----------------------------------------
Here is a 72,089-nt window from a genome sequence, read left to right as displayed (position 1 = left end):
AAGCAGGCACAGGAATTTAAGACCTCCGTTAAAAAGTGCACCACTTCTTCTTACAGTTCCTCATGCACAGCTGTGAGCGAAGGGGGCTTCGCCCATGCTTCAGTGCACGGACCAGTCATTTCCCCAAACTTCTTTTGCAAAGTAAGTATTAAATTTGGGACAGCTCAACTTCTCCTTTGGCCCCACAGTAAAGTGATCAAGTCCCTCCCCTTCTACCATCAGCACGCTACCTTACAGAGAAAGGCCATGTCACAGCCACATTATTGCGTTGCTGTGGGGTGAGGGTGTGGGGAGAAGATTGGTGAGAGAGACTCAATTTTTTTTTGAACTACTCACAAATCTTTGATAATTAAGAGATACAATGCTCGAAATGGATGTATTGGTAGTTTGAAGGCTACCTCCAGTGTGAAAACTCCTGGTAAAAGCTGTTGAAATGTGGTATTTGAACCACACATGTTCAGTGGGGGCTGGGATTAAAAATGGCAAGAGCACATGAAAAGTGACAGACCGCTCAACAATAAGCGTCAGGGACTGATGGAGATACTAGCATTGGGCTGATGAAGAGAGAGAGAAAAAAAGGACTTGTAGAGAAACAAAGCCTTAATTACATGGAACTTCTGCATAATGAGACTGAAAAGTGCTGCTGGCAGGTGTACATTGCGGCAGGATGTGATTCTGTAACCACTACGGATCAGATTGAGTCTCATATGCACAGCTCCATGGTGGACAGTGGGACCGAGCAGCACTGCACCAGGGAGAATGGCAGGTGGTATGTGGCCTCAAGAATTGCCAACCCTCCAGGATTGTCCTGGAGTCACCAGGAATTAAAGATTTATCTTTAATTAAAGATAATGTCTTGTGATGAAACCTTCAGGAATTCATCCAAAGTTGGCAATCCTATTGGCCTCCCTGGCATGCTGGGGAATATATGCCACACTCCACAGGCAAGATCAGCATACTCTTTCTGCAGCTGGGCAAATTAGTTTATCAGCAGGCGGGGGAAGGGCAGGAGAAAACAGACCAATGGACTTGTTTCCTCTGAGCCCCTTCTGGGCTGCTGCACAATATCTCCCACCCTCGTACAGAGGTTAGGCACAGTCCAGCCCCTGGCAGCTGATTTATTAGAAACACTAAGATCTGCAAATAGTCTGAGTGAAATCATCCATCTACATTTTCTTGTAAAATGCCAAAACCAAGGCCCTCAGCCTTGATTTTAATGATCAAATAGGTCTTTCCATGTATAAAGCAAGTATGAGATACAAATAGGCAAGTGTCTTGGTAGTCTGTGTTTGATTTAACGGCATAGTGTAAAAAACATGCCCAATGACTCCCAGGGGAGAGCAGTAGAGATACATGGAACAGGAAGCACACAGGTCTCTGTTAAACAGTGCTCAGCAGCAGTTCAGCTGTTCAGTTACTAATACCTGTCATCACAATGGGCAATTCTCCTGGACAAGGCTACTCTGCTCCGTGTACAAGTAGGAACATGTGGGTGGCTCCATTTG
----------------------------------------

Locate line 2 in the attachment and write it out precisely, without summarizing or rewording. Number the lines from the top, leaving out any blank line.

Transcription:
AAGCAGGCACAGGAATTTAAGACCTCCGTTAAAAAGTGCACCACTTCTTCTTACAGTTCCTCATGCACAGCTGTGAGCGAAGGGGGCTTCGCCCATGCTTCAGTGCACGGACCAGTCATTTCCCCAAACTTCTTTTGCAAAGTAAGTATTAAATTTGGGACAGCTCAACTTCTCCTTTGGCCCCACAGTAAAGTGATCAAGTCCCTCCCCTTCTACCATCAGCACGCTACCTTACAGAGAAAGGCCATGTCACAGCCACATTATTGCGTTGCTGTGGGGTGAGGGTGTGGGGAGAAGATTGGTGAGAGAGACTCAATTTTTTTTTGAACTACTCACAAATCTTTGATAATTAAGAGATACAATGCTCGAAATGGATGTATTGGTAGTTTGAAGGCTACCTCCAGTGTGAAAACTCCTGGTAAAAGCTGTTGAAATGTGGTATTTGAACCACACATGTTCAGTGGGGGCTGGGATTAAAAATGGCAAGAGCACATGAAAAGTGACAGACCGCTCAACAATAAGCGTCAGGGACTGATGGAGATACTAGCATTGGGCTGATGAAGAGAGAGAGAAAAAAAGGACTTGTAGAGAAACAAAGCCTTAATTACATGGAACTTCTGCATAATGAGACTGAAAAGTGCTGCTGGCAGGTGTACATTGCGGCAGGATGTGATTCTGTAACCACTACGGATCAGATTGAGTCTCATATGCACAGCTCCATGGTGGACAGTGGGACCGAGCAGCACTGCACCAGGGAGAATGGCAGGTGGTATGTGGCCTCAAGAATTGCCAACCCTCCAGGATTGTCCTGGAGTCACCAGGAATTAAAGATTTATCTTTAATTAAAGATAATGTCTTGTGATGAAACCTTCAGGAATTCATCCAAAGTTGGCAATCCTATTGGCCTCCCTGGCATGCTGGGGAATATATGCCACACTCCACAGGCAAGATCAGCATACTCTTTCTGCAGCTGGGCAAATTAGTTTATCAGCAGGCGGGGGAAGGGCAGGAGAAAACAGACCAATGGACTTGTTTCCTCTGAGCCCCTTCTGGGCTGCTGCACAATATCTCCCACCCTCGTACAGAGGTTAGGCACAGTCCAGCCCCTGGCAGCTGATTTATTAGAAACACTAAGATCTGCAAATAGTCTGAGTGAAATCATCCATCTACATTTTCTTGTAAAATGCCAAAACCAAGGCCCTCAGCCTTGATTTTAATGATCAAATAGGTCTTTCCATGTATAAAGCAAGTATGAGATACAAATAGGCAAGTGTCTTGGTAGTCTGTGTTTGATTTAACGGCATAGTGTAAAAAACATGCCCAATGACTCCCAGGGGAGAGCAGTAGAGATACATGGAACAGGAAGCACACAGGTCTCTGTTAAACAGTGCTCAGCAGCAGTTCAGCTGTTCAGTTACTAATACCTGTCATCACAATGGGCAATTCTCCTGGACAAGGCTACTCTGCTCCGTGTACAAGTAGGAACATGTGGGTGGCTCCATTTG